3 MARCH 1939, Page 21


SIR,—The British Press has maintained so discreet a silence about the purpose and results of Lord Gort's recent visit to the Near East that your readers may be interested in a message from Cairo published in the Deutsche Allgemeine Zeitung of February 22nd.

The message states, firstly, that the rumours—denied by the D.A.Z.—of the presence of German troops in Libya and on the Egyptian frontier were disseminated from British sources in order to overcome the hostility of Egyptian public opinion to Lord Gort's visit. He did not restrict himself to inspecting the British garrisons, and behaved in no way as if he were visiting a country which, though allied with Britain, is a sovereign State. He toured the desert area adjoining the Libyan frontier and visited the two strategic key-points in this district, Siwa and Mersa Matruh. At Mersa Matruh he held a secret conference with the heads of the Egyptian General Taff, the heads of the British Military Mission, and the Egyptian War Minister, Hussein Sirry. They discussed offensive and defensive plans against Libya, and the conference was later continued in the War Ministry at Cairo, and the announcement made that joint Anglo-Egyptian manoeuvres will be held at the beginning of March; in the coming weeks manoeuvres will also be held by motorised forces in the desert area between the oases of Bahari and Farahf rah—hence the headline to the message, " Tank manoeuvres in the desert." Military experts conclude from this that Anglo-Egyptian strategy has taken a new form, as it is clear that, in the event of serious hostilities, the military authorities no longer intend to evacuate the entire western desert and withdraw their line of defences to the Nile Valley. Lord Gort's attention was primarily directed to the western desert, and only secondarily to the Suez Canal area.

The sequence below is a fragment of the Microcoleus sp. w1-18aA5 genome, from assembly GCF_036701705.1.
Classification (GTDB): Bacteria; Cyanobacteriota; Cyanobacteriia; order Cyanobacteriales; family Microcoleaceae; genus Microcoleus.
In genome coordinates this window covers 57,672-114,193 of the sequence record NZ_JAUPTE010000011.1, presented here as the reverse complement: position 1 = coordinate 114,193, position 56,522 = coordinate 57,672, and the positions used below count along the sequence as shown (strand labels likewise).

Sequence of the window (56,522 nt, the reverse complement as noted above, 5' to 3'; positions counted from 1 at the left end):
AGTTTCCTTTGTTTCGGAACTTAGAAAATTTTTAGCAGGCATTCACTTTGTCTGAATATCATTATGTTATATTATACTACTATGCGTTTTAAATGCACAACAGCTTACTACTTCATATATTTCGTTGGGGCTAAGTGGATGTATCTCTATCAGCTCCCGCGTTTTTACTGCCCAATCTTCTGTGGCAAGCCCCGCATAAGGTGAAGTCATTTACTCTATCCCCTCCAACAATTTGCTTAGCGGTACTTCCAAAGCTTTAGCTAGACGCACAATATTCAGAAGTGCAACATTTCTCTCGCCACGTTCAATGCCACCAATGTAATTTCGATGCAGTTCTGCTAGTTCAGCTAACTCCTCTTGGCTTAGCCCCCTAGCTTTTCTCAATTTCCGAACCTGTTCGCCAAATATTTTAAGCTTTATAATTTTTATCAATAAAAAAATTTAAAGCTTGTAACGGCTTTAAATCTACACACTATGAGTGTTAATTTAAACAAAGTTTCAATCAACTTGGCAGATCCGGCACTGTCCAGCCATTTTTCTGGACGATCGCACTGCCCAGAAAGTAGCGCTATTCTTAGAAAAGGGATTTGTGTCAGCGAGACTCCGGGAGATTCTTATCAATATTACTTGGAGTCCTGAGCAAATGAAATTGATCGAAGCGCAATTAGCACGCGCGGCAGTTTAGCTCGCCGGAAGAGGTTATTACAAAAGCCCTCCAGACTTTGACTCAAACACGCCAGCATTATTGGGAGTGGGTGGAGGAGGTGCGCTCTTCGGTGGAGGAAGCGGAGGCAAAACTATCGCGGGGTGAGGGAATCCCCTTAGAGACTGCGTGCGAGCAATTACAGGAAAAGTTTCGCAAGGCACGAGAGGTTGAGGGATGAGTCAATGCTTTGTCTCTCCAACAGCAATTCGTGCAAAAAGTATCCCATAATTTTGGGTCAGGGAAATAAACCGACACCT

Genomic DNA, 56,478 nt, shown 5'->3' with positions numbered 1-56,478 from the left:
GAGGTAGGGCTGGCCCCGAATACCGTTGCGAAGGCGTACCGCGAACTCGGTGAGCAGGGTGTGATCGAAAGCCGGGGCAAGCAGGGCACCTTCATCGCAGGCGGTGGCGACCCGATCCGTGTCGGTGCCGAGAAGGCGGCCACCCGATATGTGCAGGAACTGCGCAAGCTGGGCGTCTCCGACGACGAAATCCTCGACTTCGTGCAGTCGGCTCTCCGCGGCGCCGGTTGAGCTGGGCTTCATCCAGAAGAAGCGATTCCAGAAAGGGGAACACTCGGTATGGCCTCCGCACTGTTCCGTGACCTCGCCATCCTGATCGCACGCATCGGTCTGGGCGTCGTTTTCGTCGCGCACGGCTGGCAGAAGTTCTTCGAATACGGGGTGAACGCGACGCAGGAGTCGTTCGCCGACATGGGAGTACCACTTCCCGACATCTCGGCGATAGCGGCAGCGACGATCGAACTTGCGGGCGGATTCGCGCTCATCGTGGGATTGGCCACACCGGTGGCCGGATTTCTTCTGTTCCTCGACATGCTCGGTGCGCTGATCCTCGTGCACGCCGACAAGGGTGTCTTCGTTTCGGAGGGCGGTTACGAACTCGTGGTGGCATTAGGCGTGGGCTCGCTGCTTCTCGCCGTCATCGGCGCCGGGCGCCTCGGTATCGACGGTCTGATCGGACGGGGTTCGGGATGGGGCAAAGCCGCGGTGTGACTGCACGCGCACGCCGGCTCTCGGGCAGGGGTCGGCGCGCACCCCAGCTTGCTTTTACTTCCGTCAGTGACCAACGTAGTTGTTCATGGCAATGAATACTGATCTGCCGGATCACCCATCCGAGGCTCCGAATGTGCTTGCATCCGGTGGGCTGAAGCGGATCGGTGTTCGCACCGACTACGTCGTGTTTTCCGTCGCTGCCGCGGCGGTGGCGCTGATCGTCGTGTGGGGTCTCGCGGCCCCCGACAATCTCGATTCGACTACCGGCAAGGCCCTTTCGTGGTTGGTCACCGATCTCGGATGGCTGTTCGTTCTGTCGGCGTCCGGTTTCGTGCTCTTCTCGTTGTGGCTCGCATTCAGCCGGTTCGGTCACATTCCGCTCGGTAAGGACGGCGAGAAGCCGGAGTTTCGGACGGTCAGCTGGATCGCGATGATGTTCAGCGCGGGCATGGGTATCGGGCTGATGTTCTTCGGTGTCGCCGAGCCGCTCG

The activities of the British Chief of Staff made it clear that Anglo-Egyptian military co-operation has become extraordi- narily close ; this is a natural result of the increase in the British Military Mission. Originally it only consisted of a few dozen officers ; it now has over 200 members. The Mission, unlike the few British officers in Egypt before the Anglo-Egyptian treaty was concluded, has no direct control of the Egyptian Army ; but in practice, owing to its increased size, its influence is much greater. The importance of Lord Gort's survey of the needs of Imperial defence is shown by his return to Cairo, after leaving Egypt for Palestine, for renewed conversations with the responsible Egyptian officials. It may be noted that the British garrison in Egypt has not been increased recently, as its maximum strength is limited by treaty and cannot be exceeded. But the British forces in Palestine have been strengthened, in numbers and material, to a degree which cannot be accounted for by internal troubles ; thus Palestine is being used as a reservoir of troops for Egypt.

Thus the Deutsche Allgemeine Zeitung. The silence of the British free Press on a subject which so closely concerns the British public hardly allows one to judge whether the asser-

tions are true or false.—Yours, &c., MORGAN JAMES.